William Sonneborn has retired from his position as the head of Kohlberg Kravis Roberts Asset Management, the firm announced in a US Securities and Exchange Commission filed Tuesday. Sonneborn stepped down from his position on Wednesday.
He will continue with the firm as a senior advisor starting in October, a spokesperson told Private Debt Investor.
“He took the reins in December 2008 during the most challenging of environments with the credit crisis in full swing and KFN trading below $1.00 per share and having suspended its cash distributions to shareholders. Under Bill’s exceptional leadership, the Company’s share price has increased 15 times in under five years, and Bill leaves KFN well positioned for future opportunities through its strong capital structure and liquidity position,” said board chairman Paul Hazen in a statement. “While we are disappointed in Bill’s decision, we are grateful for all of his contributions and we wish him well in his future endeavors.”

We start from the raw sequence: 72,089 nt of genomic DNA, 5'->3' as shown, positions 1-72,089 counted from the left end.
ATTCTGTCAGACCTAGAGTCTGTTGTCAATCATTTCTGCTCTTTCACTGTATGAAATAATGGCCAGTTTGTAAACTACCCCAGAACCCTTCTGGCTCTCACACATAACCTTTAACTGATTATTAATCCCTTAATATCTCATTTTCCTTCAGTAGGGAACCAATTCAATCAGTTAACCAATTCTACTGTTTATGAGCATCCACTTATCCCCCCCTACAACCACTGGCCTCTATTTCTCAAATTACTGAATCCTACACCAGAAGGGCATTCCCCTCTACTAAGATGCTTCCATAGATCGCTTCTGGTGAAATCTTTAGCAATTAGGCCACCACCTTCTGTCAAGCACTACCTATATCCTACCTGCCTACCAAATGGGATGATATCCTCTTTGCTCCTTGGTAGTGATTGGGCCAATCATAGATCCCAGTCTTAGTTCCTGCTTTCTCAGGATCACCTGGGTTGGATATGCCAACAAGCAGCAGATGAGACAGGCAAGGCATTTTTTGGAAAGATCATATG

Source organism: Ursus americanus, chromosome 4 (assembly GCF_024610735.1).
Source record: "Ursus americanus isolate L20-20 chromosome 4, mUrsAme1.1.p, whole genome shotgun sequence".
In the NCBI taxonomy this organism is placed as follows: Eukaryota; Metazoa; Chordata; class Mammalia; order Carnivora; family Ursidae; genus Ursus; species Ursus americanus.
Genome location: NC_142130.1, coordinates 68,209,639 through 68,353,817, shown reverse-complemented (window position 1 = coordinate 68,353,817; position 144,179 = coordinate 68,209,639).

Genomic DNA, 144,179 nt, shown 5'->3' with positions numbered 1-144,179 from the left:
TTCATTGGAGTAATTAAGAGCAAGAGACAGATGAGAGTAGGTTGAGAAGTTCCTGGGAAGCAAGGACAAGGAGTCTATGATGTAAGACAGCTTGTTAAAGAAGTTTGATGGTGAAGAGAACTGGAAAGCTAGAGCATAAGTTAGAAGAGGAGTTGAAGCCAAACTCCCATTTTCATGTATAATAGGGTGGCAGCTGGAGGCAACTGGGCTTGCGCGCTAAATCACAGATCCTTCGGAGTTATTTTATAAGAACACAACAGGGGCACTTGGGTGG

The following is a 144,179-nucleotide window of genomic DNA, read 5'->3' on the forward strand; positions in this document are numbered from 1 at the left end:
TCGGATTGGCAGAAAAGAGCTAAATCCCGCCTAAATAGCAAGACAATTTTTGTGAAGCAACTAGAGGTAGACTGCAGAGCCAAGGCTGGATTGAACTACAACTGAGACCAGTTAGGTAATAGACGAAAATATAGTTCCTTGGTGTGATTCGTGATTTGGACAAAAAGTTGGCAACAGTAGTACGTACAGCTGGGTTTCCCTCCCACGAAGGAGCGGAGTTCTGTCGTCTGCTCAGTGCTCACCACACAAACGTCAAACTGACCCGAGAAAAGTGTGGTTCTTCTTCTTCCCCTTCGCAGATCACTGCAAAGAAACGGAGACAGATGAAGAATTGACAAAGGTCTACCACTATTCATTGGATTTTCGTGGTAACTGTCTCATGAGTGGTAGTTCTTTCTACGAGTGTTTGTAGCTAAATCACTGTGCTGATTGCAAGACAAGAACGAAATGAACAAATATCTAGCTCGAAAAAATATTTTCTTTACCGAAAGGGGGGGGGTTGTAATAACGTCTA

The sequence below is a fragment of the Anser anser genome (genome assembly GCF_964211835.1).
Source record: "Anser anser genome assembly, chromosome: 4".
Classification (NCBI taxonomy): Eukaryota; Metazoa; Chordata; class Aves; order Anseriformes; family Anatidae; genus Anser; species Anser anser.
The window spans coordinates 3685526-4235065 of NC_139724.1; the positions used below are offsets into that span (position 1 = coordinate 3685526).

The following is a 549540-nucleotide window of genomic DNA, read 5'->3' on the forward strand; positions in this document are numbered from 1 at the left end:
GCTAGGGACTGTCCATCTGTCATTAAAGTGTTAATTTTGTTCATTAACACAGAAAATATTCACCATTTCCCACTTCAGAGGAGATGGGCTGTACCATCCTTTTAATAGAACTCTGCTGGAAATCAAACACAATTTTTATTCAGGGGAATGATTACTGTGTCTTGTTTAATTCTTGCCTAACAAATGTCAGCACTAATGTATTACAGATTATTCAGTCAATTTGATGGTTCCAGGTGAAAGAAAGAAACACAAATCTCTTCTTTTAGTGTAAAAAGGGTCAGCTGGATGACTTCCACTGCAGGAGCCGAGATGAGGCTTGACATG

The firm’s Board of Directors elected Craig Farr to succeed Sonneborn. Farr has been with KKR since 2006. Prior to that, he spent 12 years at Citigroup Global Markets, where had carried the title of managing director and co-head of North American Equity Capital Markets.
“I have had the pleasure of working with Craig Farr over the past five years and watching him build a strong new business unit within KKR during that period,” Sonneborn said in a statement. “Craig is superbly prepared to guide the continuous evolution of KFN for the best possible outcomes for shareholders.”
Sonneborn’s departure as head of KKR Asset Management did not trigger any key man provisions, a source with knowledge of the situation told Private Debt Investor.
KKR Asset Management invests in a variety of corporate equity and credit strategies including leveraged credit, liquid long/short equity strategies and alternative credit strategies such as mezzanine, special situations and direct senior lending. The firm launched the strategy in 2004. KKR Asset Management managed more than $16 billion across its fund and separate account businesses as of 30 June, according to its website.